Researchers have found one in four children revealed 10-30 percent of children and teenagers display addictive behaviour towards their smartphone.
The study released by BMC Psychiatry looked at data from 41 studies published between 2011 and 2017.
It included 30 from Asia, nine from Europe and two America, while 55 percent of the participants were female.
According to the research, an average of 23 percent of the subjects studied showed problematic smartphone usage called PSU.
Among the subjects studied results found young women in the 17 to 19-year-old age bracket were most likely to have PSU.
PSU is described as a type of behaviour which causes anxiety and panic when an individual is unable to find their phone.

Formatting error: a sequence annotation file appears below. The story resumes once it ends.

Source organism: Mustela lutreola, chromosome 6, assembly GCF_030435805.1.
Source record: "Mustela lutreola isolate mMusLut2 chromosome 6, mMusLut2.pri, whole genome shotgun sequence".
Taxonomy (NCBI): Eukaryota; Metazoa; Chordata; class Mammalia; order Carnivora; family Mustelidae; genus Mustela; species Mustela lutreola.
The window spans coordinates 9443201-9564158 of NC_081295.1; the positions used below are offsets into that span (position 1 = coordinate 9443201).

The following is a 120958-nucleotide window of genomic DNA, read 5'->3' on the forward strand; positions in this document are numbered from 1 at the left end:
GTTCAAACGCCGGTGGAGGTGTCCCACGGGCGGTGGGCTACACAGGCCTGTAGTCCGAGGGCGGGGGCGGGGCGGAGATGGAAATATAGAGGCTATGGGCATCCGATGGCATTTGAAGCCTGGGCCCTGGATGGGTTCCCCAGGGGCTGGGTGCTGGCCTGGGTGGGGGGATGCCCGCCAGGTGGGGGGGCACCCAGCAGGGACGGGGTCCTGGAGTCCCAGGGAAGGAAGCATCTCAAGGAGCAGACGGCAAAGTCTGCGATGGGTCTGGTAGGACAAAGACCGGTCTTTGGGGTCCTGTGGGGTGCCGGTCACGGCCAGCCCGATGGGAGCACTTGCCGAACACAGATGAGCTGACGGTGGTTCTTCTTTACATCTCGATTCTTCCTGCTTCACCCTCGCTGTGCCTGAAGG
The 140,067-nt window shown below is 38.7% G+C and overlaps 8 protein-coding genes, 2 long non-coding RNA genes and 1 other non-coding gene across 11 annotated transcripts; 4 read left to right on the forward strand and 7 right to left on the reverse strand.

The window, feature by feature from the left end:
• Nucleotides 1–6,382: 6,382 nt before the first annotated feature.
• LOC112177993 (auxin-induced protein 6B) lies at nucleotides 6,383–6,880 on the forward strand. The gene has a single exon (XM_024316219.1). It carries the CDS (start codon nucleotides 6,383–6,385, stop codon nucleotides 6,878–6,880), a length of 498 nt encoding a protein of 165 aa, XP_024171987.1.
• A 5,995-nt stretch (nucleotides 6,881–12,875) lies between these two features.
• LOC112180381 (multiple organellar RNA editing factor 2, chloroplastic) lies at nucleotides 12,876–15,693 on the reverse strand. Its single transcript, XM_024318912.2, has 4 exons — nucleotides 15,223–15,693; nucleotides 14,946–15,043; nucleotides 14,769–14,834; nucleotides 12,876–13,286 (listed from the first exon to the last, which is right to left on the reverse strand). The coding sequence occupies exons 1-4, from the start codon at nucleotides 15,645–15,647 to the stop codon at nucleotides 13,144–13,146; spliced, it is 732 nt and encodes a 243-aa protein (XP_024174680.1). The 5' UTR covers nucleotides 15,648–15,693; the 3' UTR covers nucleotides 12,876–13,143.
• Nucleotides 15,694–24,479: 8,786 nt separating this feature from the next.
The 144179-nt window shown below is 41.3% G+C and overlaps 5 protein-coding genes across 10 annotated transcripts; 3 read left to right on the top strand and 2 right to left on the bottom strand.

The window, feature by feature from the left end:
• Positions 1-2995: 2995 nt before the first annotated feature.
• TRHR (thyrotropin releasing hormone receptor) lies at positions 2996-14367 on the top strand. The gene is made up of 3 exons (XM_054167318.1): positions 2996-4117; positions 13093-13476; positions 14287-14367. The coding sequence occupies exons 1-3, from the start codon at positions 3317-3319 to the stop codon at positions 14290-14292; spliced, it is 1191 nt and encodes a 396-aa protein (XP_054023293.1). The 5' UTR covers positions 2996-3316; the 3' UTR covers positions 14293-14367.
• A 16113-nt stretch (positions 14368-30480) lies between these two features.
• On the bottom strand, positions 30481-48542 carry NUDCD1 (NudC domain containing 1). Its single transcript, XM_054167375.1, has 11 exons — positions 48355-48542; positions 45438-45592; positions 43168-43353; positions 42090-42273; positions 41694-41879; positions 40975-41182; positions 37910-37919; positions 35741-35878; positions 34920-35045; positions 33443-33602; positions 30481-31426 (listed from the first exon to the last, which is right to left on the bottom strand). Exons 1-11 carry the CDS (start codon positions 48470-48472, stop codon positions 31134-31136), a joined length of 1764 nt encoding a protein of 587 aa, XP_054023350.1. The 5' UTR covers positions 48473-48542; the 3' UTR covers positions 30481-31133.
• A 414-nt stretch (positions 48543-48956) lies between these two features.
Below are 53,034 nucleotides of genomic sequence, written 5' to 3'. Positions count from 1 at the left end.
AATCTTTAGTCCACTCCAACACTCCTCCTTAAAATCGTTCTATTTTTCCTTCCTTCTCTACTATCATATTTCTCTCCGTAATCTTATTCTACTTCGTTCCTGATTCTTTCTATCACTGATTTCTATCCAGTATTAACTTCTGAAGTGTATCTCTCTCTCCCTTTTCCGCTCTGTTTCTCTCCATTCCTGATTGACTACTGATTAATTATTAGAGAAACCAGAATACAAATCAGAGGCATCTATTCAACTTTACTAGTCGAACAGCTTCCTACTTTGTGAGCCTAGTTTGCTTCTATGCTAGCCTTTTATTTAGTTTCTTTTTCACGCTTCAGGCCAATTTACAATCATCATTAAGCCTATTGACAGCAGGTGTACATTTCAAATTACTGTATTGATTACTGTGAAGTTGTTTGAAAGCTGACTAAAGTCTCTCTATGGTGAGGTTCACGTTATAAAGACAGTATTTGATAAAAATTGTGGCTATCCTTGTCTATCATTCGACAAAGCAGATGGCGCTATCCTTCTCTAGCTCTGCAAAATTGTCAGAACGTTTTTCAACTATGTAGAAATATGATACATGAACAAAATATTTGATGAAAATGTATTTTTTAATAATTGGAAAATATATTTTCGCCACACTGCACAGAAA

Those experiencing PSU may find it difficult to control the amount of time spent on their phone.
The study discovered 14 and 31 percent of kids and young adults had problematic smartphone usage which linked to the increased likelihood of depression, anxiety, stress and poor sleep quality.
Eight studies reported a significant association between PSU and depression across 10,099 participants.
But despite the results, researchers have claimed half the studies used poor quality methods.
Co-senior author Dr Nicola Kalk told The Guardian, the researchers don't know whether it is the smartphone itself that can be addictive or the apps that people use. But, there is a need for public awareness around smartphone use in children and young people.
"Smartphones are here to stay and there is a need to understand the prevalence of problematic smartphone usage."